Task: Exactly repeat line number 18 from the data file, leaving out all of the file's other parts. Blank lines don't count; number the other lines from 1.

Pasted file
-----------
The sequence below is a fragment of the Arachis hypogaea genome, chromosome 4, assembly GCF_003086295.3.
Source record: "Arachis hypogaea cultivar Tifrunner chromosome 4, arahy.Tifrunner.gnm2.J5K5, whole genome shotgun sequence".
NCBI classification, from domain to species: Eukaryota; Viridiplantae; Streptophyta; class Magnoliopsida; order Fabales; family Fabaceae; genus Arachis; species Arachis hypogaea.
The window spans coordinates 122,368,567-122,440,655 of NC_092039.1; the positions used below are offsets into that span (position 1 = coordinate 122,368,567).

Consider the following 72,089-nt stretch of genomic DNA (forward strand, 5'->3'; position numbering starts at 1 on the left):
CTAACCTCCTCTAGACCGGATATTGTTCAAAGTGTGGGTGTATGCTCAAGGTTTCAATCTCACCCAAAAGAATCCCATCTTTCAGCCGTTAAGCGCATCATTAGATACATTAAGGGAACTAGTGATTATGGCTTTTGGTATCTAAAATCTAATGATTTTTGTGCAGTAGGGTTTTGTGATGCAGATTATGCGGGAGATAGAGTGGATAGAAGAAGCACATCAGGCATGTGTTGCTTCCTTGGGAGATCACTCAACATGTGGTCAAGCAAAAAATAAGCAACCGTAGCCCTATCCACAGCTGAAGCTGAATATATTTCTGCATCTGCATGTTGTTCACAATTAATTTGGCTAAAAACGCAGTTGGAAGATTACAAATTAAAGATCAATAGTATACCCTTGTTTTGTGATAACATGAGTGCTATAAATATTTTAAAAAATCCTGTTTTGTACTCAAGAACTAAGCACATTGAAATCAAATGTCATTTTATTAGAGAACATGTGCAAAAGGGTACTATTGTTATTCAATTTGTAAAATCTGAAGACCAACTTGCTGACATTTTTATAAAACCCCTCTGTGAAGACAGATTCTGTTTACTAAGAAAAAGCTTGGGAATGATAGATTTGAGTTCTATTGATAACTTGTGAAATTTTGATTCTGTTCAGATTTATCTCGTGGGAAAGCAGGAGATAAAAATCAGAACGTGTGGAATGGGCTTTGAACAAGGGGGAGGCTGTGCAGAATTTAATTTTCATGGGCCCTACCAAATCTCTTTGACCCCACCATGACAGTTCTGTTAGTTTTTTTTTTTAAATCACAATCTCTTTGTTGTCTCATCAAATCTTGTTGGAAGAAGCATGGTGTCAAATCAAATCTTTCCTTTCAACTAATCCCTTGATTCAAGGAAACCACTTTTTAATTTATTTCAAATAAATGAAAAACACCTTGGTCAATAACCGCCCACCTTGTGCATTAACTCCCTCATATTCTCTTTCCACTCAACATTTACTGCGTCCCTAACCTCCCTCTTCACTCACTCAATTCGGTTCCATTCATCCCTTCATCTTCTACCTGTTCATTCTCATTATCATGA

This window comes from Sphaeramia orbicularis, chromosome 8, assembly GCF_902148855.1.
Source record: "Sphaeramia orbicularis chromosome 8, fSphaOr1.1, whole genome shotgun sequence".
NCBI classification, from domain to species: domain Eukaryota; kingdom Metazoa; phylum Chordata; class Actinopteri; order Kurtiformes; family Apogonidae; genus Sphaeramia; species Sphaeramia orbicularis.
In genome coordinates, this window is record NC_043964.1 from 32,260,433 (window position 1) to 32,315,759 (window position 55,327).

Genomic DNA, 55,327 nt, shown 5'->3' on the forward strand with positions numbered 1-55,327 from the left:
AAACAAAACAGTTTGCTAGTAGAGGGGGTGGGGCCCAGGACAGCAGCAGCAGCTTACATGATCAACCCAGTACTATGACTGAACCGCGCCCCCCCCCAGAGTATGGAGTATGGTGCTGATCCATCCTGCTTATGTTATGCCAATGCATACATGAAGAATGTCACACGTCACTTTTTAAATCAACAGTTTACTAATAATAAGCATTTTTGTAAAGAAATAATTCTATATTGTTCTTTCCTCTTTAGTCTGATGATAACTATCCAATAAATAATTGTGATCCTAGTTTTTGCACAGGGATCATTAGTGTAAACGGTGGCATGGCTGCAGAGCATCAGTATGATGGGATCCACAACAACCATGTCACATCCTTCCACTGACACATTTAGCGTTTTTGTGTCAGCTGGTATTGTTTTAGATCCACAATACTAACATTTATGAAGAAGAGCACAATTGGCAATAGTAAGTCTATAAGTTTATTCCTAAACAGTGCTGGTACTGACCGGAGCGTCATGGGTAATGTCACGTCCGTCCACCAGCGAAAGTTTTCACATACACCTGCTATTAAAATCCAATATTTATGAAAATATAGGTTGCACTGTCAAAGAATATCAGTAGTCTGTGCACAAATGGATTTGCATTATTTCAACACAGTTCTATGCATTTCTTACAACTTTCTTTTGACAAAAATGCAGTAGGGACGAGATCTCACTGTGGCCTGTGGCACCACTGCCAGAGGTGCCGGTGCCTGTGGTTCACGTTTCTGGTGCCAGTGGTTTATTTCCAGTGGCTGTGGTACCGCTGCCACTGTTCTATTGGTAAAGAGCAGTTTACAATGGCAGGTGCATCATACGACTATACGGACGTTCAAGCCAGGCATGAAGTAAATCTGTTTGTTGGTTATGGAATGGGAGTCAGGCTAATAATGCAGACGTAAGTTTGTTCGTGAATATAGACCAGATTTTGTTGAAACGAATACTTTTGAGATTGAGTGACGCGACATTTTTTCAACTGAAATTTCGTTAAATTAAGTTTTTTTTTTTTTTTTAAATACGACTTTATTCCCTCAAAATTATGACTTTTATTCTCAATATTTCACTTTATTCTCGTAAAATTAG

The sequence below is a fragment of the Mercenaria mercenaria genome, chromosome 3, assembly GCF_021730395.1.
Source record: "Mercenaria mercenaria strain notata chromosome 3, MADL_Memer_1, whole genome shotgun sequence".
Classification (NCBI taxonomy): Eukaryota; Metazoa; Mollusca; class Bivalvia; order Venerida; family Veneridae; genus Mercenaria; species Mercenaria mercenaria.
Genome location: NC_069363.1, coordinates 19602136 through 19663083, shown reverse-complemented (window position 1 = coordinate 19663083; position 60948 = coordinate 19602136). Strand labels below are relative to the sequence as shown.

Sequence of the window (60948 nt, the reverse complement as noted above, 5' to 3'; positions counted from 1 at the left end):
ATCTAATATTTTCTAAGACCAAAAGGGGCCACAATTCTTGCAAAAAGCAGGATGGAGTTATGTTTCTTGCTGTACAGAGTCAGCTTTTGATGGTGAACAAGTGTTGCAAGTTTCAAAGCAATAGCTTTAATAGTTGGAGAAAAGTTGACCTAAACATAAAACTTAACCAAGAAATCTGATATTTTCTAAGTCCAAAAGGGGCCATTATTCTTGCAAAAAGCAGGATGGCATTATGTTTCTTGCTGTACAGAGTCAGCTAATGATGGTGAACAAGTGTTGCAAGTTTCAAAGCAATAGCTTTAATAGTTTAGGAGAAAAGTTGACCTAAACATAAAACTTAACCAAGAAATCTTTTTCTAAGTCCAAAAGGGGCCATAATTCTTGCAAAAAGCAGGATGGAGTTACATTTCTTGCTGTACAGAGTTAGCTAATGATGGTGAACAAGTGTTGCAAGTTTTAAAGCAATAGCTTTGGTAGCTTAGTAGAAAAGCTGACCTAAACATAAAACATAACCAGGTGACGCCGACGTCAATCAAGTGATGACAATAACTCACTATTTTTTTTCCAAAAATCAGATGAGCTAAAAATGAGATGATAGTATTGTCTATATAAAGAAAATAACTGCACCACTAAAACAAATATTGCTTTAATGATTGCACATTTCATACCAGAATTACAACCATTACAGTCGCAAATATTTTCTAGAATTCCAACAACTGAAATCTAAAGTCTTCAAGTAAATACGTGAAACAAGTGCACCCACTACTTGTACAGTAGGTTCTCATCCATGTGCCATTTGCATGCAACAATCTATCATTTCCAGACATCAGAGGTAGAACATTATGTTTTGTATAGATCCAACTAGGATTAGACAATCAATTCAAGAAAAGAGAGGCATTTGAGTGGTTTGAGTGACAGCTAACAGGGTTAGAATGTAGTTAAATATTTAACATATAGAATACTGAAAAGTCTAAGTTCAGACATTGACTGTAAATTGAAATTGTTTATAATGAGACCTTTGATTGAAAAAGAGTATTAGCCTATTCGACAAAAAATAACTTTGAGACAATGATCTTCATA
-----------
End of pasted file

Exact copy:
ATCTAATATTTTCTAAGACCAAAAGGGGCCACAATTCTTGCAAAAAGCAGGATGGAGTTATGTTTCTTGCTGTACAGAGTCAGCTTTTGATGGTGAACAAGTGTTGCAAGTTTCAAAGCAATAGCTTTAATAGTTGGAGAAAAGTTGACCTAAACATAAAACTTAACCAAGAAATCTGATATTTTCTAAGTCCAAAAGGGGCCATTATTCTTGCAAAAAGCAGGATGGCATTATGTTTCTTGCTGTACAGAGTCAGCTAATGATGGTGAACAAGTGTTGCAAGTTTCAAAGCAATAGCTTTAATAGTTTAGGAGAAAAGTTGACCTAAACATAAAACTTAACCAAGAAATCTTTTTCTAAGTCCAAAAGGGGCCATAATTCTTGCAAAAAGCAGGATGGAGTTACATTTCTTGCTGTACAGAGTTAGCTAATGATGGTGAACAAGTGTTGCAAGTTTTAAAGCAATAGCTTTGGTAGCTTAGTAGAAAAGCTGACCTAAACATAAAACATAACCAGGTGACGCCGACGTCAATCAAGTGATGACAATAACTCACTATTTTTTTTCCAAAAATCAGATGAGCTAAAAATGAGATGATAGTATTGTCTATATAAAGAAAATAACTGCACCACTAAAACAAATATTGCTTTAATGATTGCACATTTCATACCAGAATTACAACCATTACAGTCGCAAATATTTTCTAGAATTCCAACAACTGAAATCTAAAGTCTTCAAGTAAATACGTGAAACAAGTGCACCCACTACTTGTACAGTAGGTTCTCATCCATGTGCCATTTGCATGCAACAATCTATCATTTCCAGACATCAGAGGTAGAACATTATGTTTTGTATAGATCCAACTAGGATTAGACAATCAATTCAAGAAAAGAGAGGCATTTGAGTGGTTTGAGTGACAGCTAACAGGGTTAGAATGTAGTTAAATATTTAACATATAGAATACTGAAAAGTCTAAGTTCAGACATTGACTGTAAATTGAAATTGTTTATAATGAGACCTTTGATTGAAAAAGAGTATTAGCCTATTCGACAAAAAATAACTTTGAGACAATGATCTTCATA